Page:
In the beginning of June, Desiree went to Washington D.C. with her mom, Linda Devane, and Amar to advocate for the AbilityOne program as part of the SourceAmerica Grassroots Training Conference. Desiree visited Capitol Hill during her stay to share her story and the importance of her job, as well as the jobs of her peers, through the AbilityOne program. Desiree asked for changes to federal policies that will affect those we serve. When she returned to BAC, we asked her some questions about her advocacy efforts.

Q: How was your trip?

A: It was awesome. I had a wonderful time on my trip to D.C.


Q: What did you do on your trip?

A: When I first arrived in D.C. I attended a welcome dinner with a group of peers. The next day I spoke about my story on stage with a group of people who shared their stories too. I got a certificate for excellence in advocacy from SourceAmerica. I had five meetings with legislative correspondents on Capitol Hill. Also, I learned about Medicaid, Vocational Rehab and healthcare.


Q: Did anything surprise you about your trip?

A: Yes, I was surprised that Amar took me and my mom to the White House, Capitol Hill, the National Mall and the Library of Congress. I really enjoyed the tours; it was nice to learn about history. Amar also took my mom and me to dinner at an Italian restaurant in Georgetown. It was delicious!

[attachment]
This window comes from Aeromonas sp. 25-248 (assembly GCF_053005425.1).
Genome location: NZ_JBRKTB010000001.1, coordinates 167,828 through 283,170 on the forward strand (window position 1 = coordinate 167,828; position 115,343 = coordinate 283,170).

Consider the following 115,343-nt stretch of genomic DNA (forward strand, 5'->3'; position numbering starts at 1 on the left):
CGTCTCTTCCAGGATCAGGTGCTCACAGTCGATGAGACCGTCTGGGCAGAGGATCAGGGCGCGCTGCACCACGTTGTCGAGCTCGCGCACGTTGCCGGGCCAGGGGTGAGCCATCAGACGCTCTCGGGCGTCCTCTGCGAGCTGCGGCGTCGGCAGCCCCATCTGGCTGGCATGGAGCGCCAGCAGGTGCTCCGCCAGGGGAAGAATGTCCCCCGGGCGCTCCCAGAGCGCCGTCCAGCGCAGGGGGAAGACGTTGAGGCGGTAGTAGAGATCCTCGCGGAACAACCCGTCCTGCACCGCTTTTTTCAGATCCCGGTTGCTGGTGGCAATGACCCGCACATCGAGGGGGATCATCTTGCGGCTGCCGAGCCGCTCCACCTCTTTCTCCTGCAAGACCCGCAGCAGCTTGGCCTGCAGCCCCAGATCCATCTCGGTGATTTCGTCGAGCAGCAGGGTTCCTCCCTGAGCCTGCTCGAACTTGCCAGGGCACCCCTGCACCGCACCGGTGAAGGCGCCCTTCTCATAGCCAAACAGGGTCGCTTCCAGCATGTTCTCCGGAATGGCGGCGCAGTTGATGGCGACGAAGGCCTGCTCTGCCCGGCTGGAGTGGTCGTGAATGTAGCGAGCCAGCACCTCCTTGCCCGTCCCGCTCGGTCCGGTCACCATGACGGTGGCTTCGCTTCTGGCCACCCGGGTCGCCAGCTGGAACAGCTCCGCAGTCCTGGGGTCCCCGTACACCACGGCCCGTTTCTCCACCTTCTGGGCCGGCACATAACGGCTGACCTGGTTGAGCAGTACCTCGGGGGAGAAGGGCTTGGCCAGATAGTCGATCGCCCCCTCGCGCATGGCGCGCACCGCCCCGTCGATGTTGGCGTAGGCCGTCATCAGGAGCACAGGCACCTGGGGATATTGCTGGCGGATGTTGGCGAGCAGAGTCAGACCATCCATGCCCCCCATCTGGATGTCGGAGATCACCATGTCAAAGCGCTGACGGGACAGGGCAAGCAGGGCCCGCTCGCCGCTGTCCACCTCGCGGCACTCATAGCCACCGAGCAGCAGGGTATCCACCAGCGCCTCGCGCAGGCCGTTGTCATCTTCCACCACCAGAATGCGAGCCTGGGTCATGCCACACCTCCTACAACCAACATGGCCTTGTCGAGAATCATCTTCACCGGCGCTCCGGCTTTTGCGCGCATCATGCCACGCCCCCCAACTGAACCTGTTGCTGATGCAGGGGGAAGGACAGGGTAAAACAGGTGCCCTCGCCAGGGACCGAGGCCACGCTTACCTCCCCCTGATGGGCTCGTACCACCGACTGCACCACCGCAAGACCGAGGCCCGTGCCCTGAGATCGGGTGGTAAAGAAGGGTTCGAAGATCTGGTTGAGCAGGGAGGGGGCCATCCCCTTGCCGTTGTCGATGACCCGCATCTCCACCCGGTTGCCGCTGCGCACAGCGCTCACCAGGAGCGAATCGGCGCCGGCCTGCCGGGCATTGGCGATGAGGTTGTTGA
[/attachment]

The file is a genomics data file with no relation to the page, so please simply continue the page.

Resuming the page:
Q: What was your favorite part of the trip?

A: Shopping and eating chicken tacos from a food truck.


Q: What do you remember most?

A: I will never forget that I went to the National Mall because it is about war. My grandfather was in the Korean War and my father-in-law was in the Vietnam War. I am so proud of them both for serving our country. It has made me realize what our troops sacrifice and that freedom is not free. I will always be grateful for my grandfather and father-in-law.


Q: Do you feel that you made a difference?

A: Yes, I do feel that I made a difference because I learned that even though I have a disability I can do whatever I set my mind to. This trip has shown that we are not giving up on our goal and our future. That is why I am so proud to be who I am and show people who I am. And I am proud of anyone who has a disability. Going to D.C., I was nervous of course, but I was excited too and now I can say I did it.